The California Almond Objective Measurement Report, published today by the United States Department of Agriculture (USDA) National Agricultural Statistics Service (NASS), estimates that the 2020 crop will be 3.00 billion pounds, up 18% from the 2019 crop production of 2.55 billion pounds.
This estimate is even with the 3.00 billion pounds estimated in the California Almond Subjective Forecast, published in May 2020.
According to the 2020 Objective Report, the average nut set per tree is 5,645, up 21% from the 2019 almond crop. The Nonpareil average nut set is 5,621, up 27% from last year’s set. The average kernel weight for all varieties sampled was 1.51 grams, down 2% from the 2019 average weight.
“This year’s crop is proof that California is the perfect place to grow almonds,” said Holly A. King, Kern County almond grower and Chair of the Almond Board of California (ABC) Board of Directors.
“Perfect weather during bloom, coupled with the steps almond growers have taken to ensure our orchards provide a healthy environment for honey bees and other pollinators, resulted in the abundant crop we are seeing on the trees up and down the Central Valley.”
Recent disruptions in global trade due to COVID-19, and ongoing trade disputes and negotiations with China and other key markets extending into the year, have caused some short-term challenges with the current crop, but the long-term outlook remains positive.
“As a shelf stable and nutritious food enjoyed by consumers around the world, we’ve weathered these disruptions in pretty good shape,” said Almond Board President and CEO Richard Waycott. “Domestic and export shipments are up year-to-date, and we expect global demand to be stronger than ever as we market this year’s record crop.”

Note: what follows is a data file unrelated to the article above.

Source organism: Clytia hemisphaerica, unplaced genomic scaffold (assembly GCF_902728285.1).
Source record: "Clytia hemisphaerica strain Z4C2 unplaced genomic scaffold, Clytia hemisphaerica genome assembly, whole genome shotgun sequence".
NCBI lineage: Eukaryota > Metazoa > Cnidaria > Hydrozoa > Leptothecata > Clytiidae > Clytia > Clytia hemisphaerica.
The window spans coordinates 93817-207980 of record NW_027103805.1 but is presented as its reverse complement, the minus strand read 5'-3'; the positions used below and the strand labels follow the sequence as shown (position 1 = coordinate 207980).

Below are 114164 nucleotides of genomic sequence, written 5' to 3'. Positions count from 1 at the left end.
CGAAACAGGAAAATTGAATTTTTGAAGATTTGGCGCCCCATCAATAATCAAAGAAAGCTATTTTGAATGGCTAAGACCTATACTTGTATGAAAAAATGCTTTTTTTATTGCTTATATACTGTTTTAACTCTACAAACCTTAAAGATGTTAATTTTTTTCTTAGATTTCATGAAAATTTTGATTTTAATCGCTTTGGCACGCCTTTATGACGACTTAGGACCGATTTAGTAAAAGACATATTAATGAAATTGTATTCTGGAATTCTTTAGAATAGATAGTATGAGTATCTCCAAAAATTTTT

While the Subjective Forecast provides an initial estimate of the 2020/2021 crop, the Objective Report is based on actual almond counts and uses a more statistically rigorous methodology to determine yield. In Dec. 2019, ABC’s Board of Directors approved a modified sampling protocol to further improve the accuracy of USDA-NASS’s reporting.
From this year forward, the Objective Report will include measurements from 1,000 target orchards throughout the state (an increase of 150 samples from 2019) and provide nut counts on not one but two branches per tree.
The Objective Report will also provide the weight, size and grade of the average almond sample broken down by growing region – no longer growing district – and variety.
USDA-NASS conducts the annual Objective Report, Subjective Forecast and Acreage Report to provide the California almond industry with the data needed to make informed business decisions, and thanks all farm operators, owners and management entities for their time in providing the information necessary to create these reports. These reports are the official industry crop estimates.